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BCFGA Convention


Replant program popular


Extra funding found to help accommodate eligible growers.


By Judie Steeves D espite receiving more


applications during the first two years than there was money in the budget to help growers with the cost of replanting their orchards, every effort was made to make sure all who were eligible received funds. That meant, in year one, extra funding was found so all eligible applicants were helped, with $117,000 coming from the seventh year’s allotment for the provincial replant program, plus $172,000 from the Summerland Varieties Corporation. It was over-subscribed again for this year, with 145 applications received by the November deadline, but staff will make careful use of ‘slippage’ where a grower is unable to use all his funds, to help out those who are next on the list.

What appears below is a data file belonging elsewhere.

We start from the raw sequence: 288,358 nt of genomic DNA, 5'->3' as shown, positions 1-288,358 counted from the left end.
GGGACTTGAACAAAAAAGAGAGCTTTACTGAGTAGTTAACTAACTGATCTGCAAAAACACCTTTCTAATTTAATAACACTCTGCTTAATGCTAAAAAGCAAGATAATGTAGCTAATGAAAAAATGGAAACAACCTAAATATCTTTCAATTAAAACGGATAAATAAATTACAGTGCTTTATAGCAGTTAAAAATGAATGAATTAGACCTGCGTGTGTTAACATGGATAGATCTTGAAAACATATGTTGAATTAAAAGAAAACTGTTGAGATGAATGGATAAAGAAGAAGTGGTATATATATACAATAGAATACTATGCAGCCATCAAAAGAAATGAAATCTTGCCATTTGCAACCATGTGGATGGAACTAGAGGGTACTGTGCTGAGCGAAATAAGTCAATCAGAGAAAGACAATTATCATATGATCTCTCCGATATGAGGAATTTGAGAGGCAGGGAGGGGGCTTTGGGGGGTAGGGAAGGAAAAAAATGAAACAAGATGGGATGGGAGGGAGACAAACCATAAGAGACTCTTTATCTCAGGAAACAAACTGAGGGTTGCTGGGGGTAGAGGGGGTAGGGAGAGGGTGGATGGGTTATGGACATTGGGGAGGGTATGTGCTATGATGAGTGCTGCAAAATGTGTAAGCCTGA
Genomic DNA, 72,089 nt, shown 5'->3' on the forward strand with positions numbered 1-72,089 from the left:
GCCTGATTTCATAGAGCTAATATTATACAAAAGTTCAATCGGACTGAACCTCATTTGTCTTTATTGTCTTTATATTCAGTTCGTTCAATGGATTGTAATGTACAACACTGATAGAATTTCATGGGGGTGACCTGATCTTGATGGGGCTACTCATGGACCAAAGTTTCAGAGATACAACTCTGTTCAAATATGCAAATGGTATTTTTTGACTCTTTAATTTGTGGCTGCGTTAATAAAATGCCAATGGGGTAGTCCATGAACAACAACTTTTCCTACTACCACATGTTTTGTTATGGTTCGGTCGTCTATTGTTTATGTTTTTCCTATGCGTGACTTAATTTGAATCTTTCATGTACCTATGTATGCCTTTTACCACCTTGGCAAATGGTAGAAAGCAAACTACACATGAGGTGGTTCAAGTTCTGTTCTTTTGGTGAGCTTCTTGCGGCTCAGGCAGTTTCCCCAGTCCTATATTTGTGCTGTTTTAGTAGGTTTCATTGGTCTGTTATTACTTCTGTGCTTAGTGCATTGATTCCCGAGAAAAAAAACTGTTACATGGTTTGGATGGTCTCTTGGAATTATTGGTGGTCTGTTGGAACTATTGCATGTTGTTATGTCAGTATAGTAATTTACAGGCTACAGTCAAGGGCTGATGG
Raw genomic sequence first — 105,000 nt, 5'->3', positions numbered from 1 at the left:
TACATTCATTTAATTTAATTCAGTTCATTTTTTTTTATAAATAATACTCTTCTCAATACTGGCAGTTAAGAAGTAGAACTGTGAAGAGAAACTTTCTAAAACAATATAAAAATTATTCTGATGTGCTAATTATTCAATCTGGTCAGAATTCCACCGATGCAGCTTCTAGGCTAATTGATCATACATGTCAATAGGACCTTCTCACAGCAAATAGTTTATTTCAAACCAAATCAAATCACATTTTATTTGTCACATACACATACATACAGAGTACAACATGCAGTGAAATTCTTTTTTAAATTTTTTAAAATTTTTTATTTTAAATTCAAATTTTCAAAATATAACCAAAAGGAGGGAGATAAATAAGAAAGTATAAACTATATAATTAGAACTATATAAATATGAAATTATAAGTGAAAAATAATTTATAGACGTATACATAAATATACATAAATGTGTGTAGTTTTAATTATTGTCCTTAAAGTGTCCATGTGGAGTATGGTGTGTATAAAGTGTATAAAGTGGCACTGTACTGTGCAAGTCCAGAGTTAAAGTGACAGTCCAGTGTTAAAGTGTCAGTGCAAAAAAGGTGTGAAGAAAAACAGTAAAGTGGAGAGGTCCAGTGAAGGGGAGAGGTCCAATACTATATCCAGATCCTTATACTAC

At January’s B.C. Fruit Growers’ Association annual meeting, the agriculture ministry’s tree fruit specialist, Carl Withler, said that during the first year of the $8.4 replant assistance program announced in 2014, about 200 acres were replanted, 80 per cent of that apples, and mostly Ambrosias. Another 15 per cent were Honeycrisp and Galas.


Cherries accounted for 15 per cent of the total acreage, with most growers replanting to Sentennials and Staccatos. The remainder of the replanted acreage was in peaches, pears, plums and nectarines. Growers who replanted during that first year had their work inspected in late summer to ensure the varieties and density matched the application.


12 British Columbia FRUIT GROWER • Spring 2016


JUDIE STEEVES


Provincial agriculture ministry tree fruit specialist Carl Withler explained the replant application process to attendees at this year’s B.C. Fruit Growers’ Association convention.


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